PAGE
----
Book Review: Nesbø’s new book brings less blood

midnight sun

Christine Foster Meloni
Washington, D.C.

Although Midnight Sun is a sequel to Blood on Snow, the connection is tenuous. Both protagonists are Fixers (i.e. hitmen) for powerful drug lords in Oslo, but they have very different personalities and take decidedly different paths.

Midnight Sun’s Jon Hansen is comfortable enough in his role as a petty drug dealer and has no ambition to become a fixer. When the Fisherman calls him up, however, he cannot refuse. He is given the unpleasant job of eliminating Gustavo, a street dealer who has stolen money and drugs from his boss. But when the time comes, Hansen cannot bring himself to pull the trigger.

Hansen comes up with a possible solution. He thinks his finger will obey if he can’t see his victim’s face. He throws Gustavo his hat and tells him to cover his face. He thus becomes “a soft, blue doll’s head with no features.”

But Hansen still hesitates. Gustavo senses his discomfort and offers Hansen a way out. He suggests that Hansen spare him and then they can share the money. He promises to disappear so that Hansen can also collect the bonus from the Fisherman. The potential fixer agrees because he will earn a large sum of money without having to kill his victim.

The plan fails, however, because the Fisherman needs to see the corpse. Therefore, Hansen needs to leave Oslo as fast as he can. He hops a bus and heads north, far beyond the Arctic Circle, and jumps off in the town of Kåsund. This town is located in Finnmark, the northernmost and easternmost county of Norway. It is also the largest and the least populated Norwegian county.

Is Hansen now far enough away from the Fisherman’s reach? He doubts it because he knows that “The Fisherman always finds what he is looking for. Always. That’s why he’s called the Fisherman.”

Hansen tries to keep a low profile in Kåsund, where he finds himself in a Sámi community. He is befriended by Lea and her son Knut, members of the local Laestadian Lutheran church. Laestadianism, a conservative revival movement started among the Sámi in the middle of the 19th century, emphasizes forgiveness. Hansen gradually begins to regret his immoral way of life and seems ready to start a new life. But three of the Fisherman’s henchmen eventually discover his hiding place and are ready to “fix” him. Nesbø knows, of course, that the reader will be pulling for Hansen, hoping that Lea and Knut can save him.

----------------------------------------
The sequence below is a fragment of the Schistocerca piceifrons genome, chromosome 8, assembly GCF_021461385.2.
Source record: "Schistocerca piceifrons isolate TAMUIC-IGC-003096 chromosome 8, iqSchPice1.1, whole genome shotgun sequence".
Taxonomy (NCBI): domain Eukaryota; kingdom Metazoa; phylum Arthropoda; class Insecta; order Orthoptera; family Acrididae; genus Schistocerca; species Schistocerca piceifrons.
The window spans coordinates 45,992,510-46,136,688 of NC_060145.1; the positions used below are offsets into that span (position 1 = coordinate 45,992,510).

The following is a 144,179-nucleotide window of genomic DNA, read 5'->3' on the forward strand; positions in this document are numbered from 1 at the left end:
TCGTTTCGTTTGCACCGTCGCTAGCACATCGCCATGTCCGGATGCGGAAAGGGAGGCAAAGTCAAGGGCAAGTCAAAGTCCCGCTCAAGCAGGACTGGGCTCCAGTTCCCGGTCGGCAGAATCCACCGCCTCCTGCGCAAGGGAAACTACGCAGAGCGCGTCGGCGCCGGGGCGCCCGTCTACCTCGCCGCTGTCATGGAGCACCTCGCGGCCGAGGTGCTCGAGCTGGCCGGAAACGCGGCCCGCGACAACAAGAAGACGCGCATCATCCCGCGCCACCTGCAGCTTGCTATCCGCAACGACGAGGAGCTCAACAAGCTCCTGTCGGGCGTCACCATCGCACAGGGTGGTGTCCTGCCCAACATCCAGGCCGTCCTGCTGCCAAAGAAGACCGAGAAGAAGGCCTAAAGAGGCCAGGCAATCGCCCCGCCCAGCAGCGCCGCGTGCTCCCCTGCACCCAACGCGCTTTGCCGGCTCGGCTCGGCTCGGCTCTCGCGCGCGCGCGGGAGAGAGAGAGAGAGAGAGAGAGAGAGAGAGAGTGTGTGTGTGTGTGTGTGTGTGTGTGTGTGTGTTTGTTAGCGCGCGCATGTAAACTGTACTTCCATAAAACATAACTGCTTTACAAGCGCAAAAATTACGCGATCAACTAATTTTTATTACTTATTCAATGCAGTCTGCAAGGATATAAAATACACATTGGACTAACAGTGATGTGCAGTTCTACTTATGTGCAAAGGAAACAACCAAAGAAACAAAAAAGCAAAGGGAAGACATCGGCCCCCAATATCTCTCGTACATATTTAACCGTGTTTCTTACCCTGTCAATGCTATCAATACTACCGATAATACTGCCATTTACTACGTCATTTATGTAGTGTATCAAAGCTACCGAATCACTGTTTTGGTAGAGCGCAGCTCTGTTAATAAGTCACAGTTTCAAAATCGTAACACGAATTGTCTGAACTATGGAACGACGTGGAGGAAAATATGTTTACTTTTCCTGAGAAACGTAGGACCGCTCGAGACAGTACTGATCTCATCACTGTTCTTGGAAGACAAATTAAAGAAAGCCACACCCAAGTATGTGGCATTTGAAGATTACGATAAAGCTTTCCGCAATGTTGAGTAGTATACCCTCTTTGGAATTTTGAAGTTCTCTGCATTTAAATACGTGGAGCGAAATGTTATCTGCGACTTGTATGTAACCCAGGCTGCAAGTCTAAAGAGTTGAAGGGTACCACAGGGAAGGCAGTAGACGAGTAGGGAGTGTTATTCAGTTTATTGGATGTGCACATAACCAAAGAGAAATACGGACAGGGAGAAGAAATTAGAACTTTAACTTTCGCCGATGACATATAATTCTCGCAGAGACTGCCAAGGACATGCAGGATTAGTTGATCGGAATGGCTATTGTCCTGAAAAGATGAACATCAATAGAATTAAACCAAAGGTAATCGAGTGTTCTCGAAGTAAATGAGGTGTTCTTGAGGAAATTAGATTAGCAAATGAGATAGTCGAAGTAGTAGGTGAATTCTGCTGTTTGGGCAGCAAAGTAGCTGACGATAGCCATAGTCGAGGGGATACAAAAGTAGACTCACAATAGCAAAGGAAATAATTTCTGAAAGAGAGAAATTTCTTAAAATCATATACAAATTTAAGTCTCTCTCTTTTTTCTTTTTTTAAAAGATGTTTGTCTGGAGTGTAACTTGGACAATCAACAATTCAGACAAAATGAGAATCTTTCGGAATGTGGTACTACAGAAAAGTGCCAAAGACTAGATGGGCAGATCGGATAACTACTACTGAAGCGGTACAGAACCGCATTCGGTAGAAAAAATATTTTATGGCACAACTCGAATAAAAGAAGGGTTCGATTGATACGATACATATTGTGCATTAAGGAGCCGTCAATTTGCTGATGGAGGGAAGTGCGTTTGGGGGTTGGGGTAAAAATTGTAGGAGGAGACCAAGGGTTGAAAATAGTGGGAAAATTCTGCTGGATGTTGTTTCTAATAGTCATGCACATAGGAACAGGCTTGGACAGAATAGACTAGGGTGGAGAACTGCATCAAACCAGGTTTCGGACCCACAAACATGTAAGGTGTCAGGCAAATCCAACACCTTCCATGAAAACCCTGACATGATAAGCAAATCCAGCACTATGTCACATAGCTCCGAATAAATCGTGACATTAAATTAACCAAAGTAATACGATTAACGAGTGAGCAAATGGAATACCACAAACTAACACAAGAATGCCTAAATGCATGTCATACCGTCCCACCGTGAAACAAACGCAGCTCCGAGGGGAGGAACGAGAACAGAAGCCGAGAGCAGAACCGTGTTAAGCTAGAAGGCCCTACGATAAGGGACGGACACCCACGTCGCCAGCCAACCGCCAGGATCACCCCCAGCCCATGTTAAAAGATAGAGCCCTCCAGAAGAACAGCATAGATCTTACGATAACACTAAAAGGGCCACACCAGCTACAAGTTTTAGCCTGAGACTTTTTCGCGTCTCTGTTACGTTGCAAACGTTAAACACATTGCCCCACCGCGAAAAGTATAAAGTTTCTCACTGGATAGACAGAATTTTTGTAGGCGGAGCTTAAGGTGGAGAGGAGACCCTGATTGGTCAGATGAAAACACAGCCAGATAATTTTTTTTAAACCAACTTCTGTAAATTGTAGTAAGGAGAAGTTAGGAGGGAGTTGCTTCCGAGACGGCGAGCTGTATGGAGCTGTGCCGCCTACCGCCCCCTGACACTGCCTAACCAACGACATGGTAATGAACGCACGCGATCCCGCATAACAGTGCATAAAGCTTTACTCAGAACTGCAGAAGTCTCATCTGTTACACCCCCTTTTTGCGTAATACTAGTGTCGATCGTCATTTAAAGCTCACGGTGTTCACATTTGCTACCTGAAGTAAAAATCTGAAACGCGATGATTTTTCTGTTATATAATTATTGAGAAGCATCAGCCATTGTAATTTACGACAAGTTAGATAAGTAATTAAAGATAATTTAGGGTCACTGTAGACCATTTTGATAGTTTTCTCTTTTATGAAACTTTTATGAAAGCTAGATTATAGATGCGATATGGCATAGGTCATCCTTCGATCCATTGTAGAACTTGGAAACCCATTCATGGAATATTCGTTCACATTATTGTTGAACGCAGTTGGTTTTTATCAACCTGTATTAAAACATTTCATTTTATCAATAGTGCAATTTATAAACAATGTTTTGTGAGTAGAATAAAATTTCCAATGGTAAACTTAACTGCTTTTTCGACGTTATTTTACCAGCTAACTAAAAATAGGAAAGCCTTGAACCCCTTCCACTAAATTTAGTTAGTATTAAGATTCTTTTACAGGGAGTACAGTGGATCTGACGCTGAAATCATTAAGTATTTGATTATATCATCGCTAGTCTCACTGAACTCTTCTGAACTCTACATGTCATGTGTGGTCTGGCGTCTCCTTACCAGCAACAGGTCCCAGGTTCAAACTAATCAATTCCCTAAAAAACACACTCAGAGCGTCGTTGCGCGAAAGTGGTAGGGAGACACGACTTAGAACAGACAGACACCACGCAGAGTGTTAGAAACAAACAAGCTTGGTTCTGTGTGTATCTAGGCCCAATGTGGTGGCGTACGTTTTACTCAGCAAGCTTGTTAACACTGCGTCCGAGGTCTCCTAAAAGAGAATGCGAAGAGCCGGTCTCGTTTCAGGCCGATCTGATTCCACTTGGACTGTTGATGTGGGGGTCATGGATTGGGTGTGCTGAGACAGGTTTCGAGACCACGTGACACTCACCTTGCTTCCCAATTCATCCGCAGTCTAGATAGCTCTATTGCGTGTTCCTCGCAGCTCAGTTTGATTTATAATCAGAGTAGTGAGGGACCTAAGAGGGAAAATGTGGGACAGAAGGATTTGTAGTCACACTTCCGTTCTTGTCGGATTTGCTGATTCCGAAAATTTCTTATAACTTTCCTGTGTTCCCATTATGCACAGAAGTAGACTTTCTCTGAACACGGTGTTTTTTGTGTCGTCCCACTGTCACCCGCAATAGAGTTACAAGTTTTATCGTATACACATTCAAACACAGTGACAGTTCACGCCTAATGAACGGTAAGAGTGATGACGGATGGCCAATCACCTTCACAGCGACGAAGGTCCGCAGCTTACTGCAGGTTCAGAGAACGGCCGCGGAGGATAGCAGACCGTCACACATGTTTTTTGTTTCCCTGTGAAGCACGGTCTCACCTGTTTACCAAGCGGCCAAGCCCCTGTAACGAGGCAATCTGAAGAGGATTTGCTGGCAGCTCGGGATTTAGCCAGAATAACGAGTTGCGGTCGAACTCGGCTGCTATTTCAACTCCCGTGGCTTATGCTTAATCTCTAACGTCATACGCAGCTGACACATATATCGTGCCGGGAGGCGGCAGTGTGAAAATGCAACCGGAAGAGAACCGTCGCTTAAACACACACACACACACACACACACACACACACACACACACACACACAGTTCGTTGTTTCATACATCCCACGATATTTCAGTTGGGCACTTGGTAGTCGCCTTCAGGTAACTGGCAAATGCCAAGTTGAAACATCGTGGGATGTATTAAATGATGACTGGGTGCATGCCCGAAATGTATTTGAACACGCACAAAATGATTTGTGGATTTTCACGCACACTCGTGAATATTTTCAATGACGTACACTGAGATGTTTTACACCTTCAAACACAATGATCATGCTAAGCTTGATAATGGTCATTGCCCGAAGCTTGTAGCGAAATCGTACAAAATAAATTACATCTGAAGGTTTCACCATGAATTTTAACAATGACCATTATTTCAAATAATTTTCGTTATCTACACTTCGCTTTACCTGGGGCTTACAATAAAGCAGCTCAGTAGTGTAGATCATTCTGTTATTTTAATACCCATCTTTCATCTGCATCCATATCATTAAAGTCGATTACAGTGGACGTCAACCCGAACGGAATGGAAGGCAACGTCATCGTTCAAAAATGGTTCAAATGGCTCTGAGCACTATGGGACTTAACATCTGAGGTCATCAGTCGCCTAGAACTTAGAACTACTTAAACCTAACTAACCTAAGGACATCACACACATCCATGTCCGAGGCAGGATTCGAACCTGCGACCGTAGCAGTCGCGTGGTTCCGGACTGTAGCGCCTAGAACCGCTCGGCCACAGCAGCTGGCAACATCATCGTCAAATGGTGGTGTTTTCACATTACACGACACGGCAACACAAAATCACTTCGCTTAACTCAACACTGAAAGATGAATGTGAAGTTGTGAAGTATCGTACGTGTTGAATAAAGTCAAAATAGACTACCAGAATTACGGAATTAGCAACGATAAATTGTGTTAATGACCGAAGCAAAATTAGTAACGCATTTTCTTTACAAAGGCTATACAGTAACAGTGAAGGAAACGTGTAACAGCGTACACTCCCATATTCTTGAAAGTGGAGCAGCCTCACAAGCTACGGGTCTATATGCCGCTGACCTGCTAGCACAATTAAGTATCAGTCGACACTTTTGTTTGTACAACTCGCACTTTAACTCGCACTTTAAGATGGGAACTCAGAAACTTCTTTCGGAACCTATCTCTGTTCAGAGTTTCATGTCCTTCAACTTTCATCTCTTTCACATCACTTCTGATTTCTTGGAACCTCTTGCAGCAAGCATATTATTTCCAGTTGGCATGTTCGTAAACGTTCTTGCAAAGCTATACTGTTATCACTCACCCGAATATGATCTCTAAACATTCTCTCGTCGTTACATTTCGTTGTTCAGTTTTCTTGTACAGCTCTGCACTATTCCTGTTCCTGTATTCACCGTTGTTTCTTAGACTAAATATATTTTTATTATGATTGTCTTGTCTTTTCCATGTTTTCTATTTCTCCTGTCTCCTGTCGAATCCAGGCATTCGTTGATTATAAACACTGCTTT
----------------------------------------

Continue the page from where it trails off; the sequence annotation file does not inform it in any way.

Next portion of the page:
This novel is quite different from Nesbø’s previous novels. In fact, the reader may not guess it was written by Nesbø if his name were not on the cover because it does not have a large cast of characters and a complex plot. Its predecessor, Blood on Snow, does not have these characteristics either, but it has more action, more tension, and more suspense (and more blood). It would not be a surprise if the reader guessed instead that the author was Karin Fossum, Norway’s Queen of Crime. She does in-depth psychological studies of her characters who are frequently like Hansen, decent people who for some reason have gone bad.

Nesbø does not delve into Hansen’s mind as Fossum would and does not tell us much about the Sámi people, which she might. While not Nesbø’s best novel, Midnight Sun is a good read and gives readers a break from his lengthy, complicated novels.

A review of Nesbø’s Blood on Snow appeared in the July 24, 2015, issue of NAW. Midnight Sun (translated from the Norwegian Mere Blod by Neil Smith) will be available from Knopf on February 16.

Christine Foster Meloni is professor emerita at The George Washington University. She has degrees in Italian literature, linguistics, and international education. She was born in Minneapolis and currently lives in Washington, DC. She values her Norwegian heritage.

This article originally appeared in the Feb. 5, 2016, issue of the Norwegian American Weekly. To subscribe, visit SUBSCRIBE or call us at (206) 784-4617.

Christine Foster Meloni

Christine Foster Meloni is professor emerita at George Washington University in Washington, D.C. She has degrees in Italian literature, linguistics, and philosophy of education, and a doctorate in international education.

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